Atheism Is Not A Religion

A Response to a Reader of Symptom of the Universe

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A Mr. Richard Fetter of Fort Lee, New Jersey writes in and says… – No, props to Gilda Radner, but truth be told “Matt W” wrote in to comment regarding an earlier Symptom of the Universe article Atheism – Savior of the World. A second article, Atheism is Not a Choice may also be of interest to anyone who has not yet read it.

Matt’s first critiques are common ones fielded by atheists daily – the idea that atheism is just another religion and that WE are as bad as fundamentalists in purporting our position to others. Allow me to retort – first, let’s define:

Agnostic – a. One who believes that it is impossible to know whether there is a God.

b. One who is skeptical about the existence of God but does not profess true atheism.[1]

And

Atheist – One who disbelieves or denies the existence of God or gods.[2]

We are all agnostic – anyone who denies this is not worth debating with. No one can prove the existence or non-existence of a god or Supreme Being. It is commonly understood that you can never prove a negative and that the burden of proof is required of those who are trying to prove it exists. Atheists state there is no god – there is nothing to find or prove there – believers say there is a god – show us some proof. The essential difference between atheists and deists and theist is that the latter two operate on faith and the former do not.

The theists are willing to live their life denying rational thought regarding Supreme Being(s) – the atheist will not and cannot operate this way. I am of course referring mainly to theists who believe fundamentally and make the total commitment to their belief. There are many churchgoers who use their heads as well and do not deny science – but have not followed the path to its obvious conclusions that religion and god are man made constructs. The religious will deny proven knowledge such as carbon dating, which proves the universe is nearly 14 billion years old, not 6000 years old which is believed by many because an uneducated writer penned it into the bible a few thousand years ago. Evolution is another scientific truth that has been proven over and over again. Recently life was started from scratch in a laboratory. Man is constantly learning about the natural world and each day that goes by the world becomes less mysterious. If atheists are coming across all high and mighty to you Matt it is because we have difficulty with people who can stare at scientific proof and say it is not true. This is both childish and foolish.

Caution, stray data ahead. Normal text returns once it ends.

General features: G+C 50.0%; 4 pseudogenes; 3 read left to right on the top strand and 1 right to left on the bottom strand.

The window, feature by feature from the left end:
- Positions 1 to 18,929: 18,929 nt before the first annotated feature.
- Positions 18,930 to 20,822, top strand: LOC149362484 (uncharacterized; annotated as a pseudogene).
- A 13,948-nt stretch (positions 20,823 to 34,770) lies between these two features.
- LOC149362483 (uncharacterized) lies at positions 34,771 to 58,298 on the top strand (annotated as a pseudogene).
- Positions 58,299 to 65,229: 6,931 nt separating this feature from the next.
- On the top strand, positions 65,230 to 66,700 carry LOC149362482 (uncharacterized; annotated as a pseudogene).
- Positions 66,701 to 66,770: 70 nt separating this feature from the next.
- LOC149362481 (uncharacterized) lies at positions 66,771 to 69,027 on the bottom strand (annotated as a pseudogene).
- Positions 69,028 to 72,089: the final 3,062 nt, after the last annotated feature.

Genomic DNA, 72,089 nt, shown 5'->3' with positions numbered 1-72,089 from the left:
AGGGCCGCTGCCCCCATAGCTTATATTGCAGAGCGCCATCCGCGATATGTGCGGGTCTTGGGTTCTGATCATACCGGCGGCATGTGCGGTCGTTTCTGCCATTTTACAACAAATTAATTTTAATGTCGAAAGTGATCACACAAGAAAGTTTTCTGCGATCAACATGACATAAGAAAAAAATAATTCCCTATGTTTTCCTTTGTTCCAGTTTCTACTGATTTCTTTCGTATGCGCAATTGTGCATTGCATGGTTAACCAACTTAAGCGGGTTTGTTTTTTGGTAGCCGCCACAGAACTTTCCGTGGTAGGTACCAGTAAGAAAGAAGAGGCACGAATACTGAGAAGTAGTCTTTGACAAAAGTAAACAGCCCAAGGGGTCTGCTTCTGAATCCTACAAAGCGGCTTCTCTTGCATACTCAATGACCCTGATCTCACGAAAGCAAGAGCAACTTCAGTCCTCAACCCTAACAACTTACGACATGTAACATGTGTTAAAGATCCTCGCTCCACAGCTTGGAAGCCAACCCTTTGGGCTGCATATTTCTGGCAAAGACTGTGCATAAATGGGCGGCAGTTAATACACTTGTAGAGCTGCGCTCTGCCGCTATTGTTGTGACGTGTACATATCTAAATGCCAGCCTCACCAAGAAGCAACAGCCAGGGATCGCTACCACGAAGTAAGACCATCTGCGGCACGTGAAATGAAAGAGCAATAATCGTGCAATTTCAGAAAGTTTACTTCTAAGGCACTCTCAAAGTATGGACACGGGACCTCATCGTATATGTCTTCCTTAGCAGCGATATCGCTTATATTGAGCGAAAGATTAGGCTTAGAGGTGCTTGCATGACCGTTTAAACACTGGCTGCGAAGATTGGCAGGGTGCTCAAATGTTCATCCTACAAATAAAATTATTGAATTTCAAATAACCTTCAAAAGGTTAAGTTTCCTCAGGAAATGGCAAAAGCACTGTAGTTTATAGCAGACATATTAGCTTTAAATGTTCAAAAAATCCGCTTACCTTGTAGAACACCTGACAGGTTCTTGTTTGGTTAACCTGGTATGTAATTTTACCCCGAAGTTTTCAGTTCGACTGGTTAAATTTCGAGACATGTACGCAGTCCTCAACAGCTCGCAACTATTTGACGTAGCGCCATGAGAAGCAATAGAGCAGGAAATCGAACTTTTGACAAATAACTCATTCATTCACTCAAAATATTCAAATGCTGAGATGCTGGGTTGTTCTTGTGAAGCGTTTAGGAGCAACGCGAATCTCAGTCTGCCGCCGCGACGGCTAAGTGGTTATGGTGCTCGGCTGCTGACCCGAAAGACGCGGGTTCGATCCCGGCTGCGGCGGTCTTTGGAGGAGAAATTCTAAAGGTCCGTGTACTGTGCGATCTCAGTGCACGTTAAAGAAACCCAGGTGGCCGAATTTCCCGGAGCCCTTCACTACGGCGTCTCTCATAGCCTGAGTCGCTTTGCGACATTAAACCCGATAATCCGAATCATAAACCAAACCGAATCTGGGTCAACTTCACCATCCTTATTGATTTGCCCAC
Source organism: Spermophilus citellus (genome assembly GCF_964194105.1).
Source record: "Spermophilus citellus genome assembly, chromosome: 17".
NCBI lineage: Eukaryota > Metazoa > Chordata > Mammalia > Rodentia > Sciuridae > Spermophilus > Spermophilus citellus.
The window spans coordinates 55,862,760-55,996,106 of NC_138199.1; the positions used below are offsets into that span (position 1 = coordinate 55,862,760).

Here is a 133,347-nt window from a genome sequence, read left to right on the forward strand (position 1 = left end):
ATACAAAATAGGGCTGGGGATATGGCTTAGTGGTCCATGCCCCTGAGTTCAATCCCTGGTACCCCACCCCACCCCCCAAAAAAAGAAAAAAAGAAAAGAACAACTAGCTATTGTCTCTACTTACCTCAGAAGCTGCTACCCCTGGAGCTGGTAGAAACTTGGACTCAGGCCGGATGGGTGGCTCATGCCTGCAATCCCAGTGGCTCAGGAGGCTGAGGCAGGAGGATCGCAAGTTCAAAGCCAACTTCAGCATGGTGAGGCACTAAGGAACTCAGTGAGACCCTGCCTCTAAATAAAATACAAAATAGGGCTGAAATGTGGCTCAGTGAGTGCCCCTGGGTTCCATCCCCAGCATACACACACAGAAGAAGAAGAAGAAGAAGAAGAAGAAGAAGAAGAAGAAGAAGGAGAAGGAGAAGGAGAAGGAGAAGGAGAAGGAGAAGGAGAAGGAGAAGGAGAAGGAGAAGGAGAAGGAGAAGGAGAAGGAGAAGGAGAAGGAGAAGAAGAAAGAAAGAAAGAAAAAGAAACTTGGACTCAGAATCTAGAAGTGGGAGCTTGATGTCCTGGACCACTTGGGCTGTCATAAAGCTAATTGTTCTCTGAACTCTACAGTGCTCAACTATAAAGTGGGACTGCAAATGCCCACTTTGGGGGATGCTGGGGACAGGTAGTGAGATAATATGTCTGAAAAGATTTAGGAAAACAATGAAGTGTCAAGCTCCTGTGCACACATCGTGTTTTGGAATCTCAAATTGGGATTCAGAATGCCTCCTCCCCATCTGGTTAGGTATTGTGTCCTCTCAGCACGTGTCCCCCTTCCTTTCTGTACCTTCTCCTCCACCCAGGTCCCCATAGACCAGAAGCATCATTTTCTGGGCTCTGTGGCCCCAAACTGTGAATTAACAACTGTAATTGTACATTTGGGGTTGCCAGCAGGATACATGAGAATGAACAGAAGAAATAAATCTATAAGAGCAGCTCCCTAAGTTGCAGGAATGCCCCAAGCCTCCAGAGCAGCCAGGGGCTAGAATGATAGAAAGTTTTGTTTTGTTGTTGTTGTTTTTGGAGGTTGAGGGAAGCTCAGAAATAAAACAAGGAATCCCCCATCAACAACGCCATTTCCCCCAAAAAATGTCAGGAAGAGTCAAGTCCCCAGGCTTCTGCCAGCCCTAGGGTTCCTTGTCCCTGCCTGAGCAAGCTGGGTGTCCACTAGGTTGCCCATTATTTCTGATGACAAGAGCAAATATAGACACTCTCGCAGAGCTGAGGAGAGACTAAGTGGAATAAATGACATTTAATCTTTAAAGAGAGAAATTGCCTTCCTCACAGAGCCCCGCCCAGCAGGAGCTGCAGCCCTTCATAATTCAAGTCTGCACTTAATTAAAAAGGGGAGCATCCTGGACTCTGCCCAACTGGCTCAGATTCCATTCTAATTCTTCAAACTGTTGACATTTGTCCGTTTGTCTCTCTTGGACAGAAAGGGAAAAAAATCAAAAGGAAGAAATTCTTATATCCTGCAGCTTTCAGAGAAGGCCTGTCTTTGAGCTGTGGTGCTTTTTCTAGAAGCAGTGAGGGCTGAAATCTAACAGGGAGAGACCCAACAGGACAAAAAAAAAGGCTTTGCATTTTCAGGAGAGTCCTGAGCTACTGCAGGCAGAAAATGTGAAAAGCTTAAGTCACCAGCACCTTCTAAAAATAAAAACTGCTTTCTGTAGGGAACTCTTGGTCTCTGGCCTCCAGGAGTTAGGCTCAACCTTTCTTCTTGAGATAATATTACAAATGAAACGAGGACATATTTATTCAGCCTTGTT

Matt also asked me if I have a good understanding of the Christian worldview – I will answer yes to that question. To reply to Matt’s asking “why is it unreasonable to believe in god if god was created in the minds of men who are rational creatures?” I say that god was created and accepted by man to explain the unexplainable. What was unexplainable 4000 years ago is largely understood today. Epileptics are not possessed by demons; the world is not flat; we do not live in a geocentric universe; man was not created and much of what is in the bible cannot be confirmed or proven by standard historical methods. Did Moses exist? If so how come there is no record of him and all of the trouble he created in Egypt? Egyptians were excellent historians and recorded everything. There is no evidence of the Exodus in Sinai either. This area has been the subject of many large-scale archaeological digs and nothing has been found of a large wandering tribe that spent forty years in the desert.

I researched the “noetic effect of sin” that you mentioned and I will honestly say that I am familiar with the concept, but have not heard the term used to define it. (It is the notion that sin undermines the intellect of man – it is big in Calvinism.) Note to Matt – you should not be shocked when an atheist does not know something – the fact that Christopher Hitchens had not heard of this concept is meaningless as he is willing and capable of learning its meaning – and most assuredly he was aware of the concept. As for the worldview of Christians – I was one for 12 years willingly and a few years after that unwillingly. I am also experienced in Judaism (I am an secular/atheist converted Jew if anyone cares.) I am familiar with the virgin conception, holy trinity and resurrection nonsense. I know what Christ preached and it makes no difference. Prophets were a dime a dozen in that era and this particular prophet was no more divine than you or me. He was a man who became a cult of personality that was eventually followed by millions via the dealings of the Church of Rome.